Malcolm Maiden, November 3, 2006
Storm clouds have developed over the Bracks
Government's public-private partnership (PPP) alliances with big
business, but Treasurer John Brumby insists the biggest of them
all is still sailing under fair skies.
The Government committed $337 million over four
years in 2004 as its share of a $1 billion convention centre on
the banks of the Yarra, upstream of the Bolte Bridge. The
project was aimed at reinforcing Melbourne's ability to attract
conventions and major events, and was one of 19 measures
announced that year to stimulate business and the economy.
According to Treasurer Brumby, "the results
speak for themselves". Melbourne was now hosting about 50 per
cent of all "knowledge economy" conferences in Australia, he
told The Age last week, on the eve of the formal launch of the
election campaign, "because we've got the facilities, and we go
after them". The South Bank site of the new 5000-seat convention
centre and 319-bed Hilton hotel was "a mass of activity", he
added, and the Government was "on time and on budget" for an
opening in early 2009.
International conventions have already been
booked, and the Government projects revenue of $197 million a
year when the facility is fully operational.
Shadow treasurer Robert Clark is less sanguine.
The convention centre is running up to two years late, and is
the latest in a line of Bracks Government projects that are
"running over time and over budget", he says. "A Liberal
government will change that with better planning co-ordination
and management of projects such as the convention centre:
business tourism is a high-yield market, and Melbourne has much
Such disagreement is a rare thing where tourism,
major events and PPPs concerned, however, and that is hardly
surprising. The tourism and major events strategy the Bracks
Government is deploying was conceived and implemented first by
the Kennett government, and it was the Kennett government that
introduced the PPP financial structure that this year has
delivered Melbourne's new railway station at Spencer Street, and
in 2009 will deliver Australia's largest convention centre.
The practice of cloaking financial details of
the PPP in a "commercial-in-confidence" veil also emerged during
the Kennett years and, while the Opposition last month called on
the Government to open the PPP process to scrutiny after a
parliamentary joint committee report concluded that secrecy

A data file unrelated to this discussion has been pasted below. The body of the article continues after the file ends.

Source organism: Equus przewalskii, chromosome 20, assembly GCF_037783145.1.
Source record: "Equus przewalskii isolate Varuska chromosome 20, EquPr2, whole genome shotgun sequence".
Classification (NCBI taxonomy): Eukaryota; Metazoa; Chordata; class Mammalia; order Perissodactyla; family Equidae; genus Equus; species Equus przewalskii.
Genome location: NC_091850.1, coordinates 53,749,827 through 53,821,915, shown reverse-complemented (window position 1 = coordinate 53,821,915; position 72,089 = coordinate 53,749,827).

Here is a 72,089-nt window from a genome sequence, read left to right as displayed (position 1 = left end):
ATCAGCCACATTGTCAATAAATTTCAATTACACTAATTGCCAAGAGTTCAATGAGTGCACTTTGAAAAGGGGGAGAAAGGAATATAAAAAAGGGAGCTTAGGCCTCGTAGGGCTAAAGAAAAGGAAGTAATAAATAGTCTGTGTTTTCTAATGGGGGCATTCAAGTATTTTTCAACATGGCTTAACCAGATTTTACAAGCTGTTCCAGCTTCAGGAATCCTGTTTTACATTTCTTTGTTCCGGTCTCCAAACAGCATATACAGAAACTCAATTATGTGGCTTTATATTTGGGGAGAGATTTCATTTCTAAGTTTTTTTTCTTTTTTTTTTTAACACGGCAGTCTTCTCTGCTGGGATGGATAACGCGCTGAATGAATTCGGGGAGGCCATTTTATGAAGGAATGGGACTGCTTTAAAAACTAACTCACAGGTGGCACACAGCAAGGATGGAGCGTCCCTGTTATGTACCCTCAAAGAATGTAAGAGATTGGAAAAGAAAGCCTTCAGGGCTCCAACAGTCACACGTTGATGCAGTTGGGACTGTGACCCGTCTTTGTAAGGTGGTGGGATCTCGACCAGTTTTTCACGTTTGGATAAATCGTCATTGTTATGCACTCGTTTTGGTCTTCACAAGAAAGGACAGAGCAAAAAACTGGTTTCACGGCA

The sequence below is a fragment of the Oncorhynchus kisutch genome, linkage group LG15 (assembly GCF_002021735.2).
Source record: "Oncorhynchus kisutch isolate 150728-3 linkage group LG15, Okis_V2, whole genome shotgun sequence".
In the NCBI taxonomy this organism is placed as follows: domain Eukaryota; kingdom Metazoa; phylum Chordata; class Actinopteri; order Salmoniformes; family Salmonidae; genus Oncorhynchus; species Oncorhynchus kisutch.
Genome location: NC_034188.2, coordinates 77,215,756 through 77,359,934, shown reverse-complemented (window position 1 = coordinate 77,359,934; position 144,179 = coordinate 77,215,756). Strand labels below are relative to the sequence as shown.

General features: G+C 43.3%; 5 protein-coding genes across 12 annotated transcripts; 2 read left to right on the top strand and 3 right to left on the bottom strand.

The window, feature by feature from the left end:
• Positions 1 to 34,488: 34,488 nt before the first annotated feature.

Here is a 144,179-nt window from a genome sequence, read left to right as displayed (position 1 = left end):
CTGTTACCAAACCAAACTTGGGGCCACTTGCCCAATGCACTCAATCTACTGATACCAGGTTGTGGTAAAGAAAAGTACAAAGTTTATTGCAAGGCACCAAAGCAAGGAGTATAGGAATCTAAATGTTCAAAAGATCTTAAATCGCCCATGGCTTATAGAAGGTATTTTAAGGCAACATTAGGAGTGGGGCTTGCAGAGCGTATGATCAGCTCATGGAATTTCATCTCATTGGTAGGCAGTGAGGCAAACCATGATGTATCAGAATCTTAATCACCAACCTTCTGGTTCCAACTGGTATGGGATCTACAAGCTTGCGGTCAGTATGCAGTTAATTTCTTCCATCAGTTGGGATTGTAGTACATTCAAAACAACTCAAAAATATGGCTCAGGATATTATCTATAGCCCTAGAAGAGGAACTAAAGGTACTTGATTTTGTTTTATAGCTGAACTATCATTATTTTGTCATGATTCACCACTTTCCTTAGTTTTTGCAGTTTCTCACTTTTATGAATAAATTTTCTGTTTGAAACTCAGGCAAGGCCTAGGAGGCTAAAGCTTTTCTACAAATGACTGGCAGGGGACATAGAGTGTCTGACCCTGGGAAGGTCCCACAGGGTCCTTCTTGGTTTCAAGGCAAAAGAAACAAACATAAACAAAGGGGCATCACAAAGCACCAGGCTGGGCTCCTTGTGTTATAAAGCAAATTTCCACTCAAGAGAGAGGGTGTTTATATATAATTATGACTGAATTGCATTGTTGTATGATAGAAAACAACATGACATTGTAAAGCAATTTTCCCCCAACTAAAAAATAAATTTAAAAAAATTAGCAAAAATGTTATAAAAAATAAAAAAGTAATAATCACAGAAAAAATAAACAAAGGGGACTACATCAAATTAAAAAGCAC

surrounding PPP deals made assessment of them impossible, its
membership of the committee means it also partly owns the
committee's decision to excise more than 30 draft pages in the
report that are critical of PPP projects, including the new
train station and the new County Court on the corner of Lonsdale
and Williams streets.
Tourism is already a cornerstone industry for
the state, and a key export earner. Access Economics estimates
it contributed $10.9 billion, or 5.3 per cent, of gross state
product (GSP) in 2003-04, and the Government's new strategy,
released by Tourism Minister John Pandazopoulos on October 17,
aims at revenue of $18 billion in 10 years' time, equal to at
least 7 per cent of GSP. International visitors will fuel the
growth, with China contributing 70 per cent.
The Opposition says growth in Victoria's market
share has stalled. But its own plan hat-tips the existing one,
by stating that a Liberal government would be "building on
success". The two big parties agree on key elements: that
international visitors are crucial; that the major events push
must continue; and that air access is a critical problem for
Melbourne and the state.
The Liberals are, therefore, proposing to adjust
the present system, not overturn it. Tourism Victoria, the
statutory body that oversees the industry, would be restructured
to give the industry more power and distance it from the
government of the day, and a Liberal government would also boost
support for regional tourist centres - ironically continuing a
shift the Bracks Government began after a regional backlash
against city-centric Kennett government policies unexpectedly
carried Labor to victory in 1999.
John Brumby revealed on Wednesday that, if
re-elected, Labor would disclose more details about its PPP
deals: the community was demanding more information and "we
acknowledge that", he said.
He added that PPPs only accounted for about 10
per cent of the state's total infrastructure spend, typically on
"larger,one-off projects which governments typically wouldn't
How much more the Government's new disclosure
policy tells us about the convention centre remains to be seen.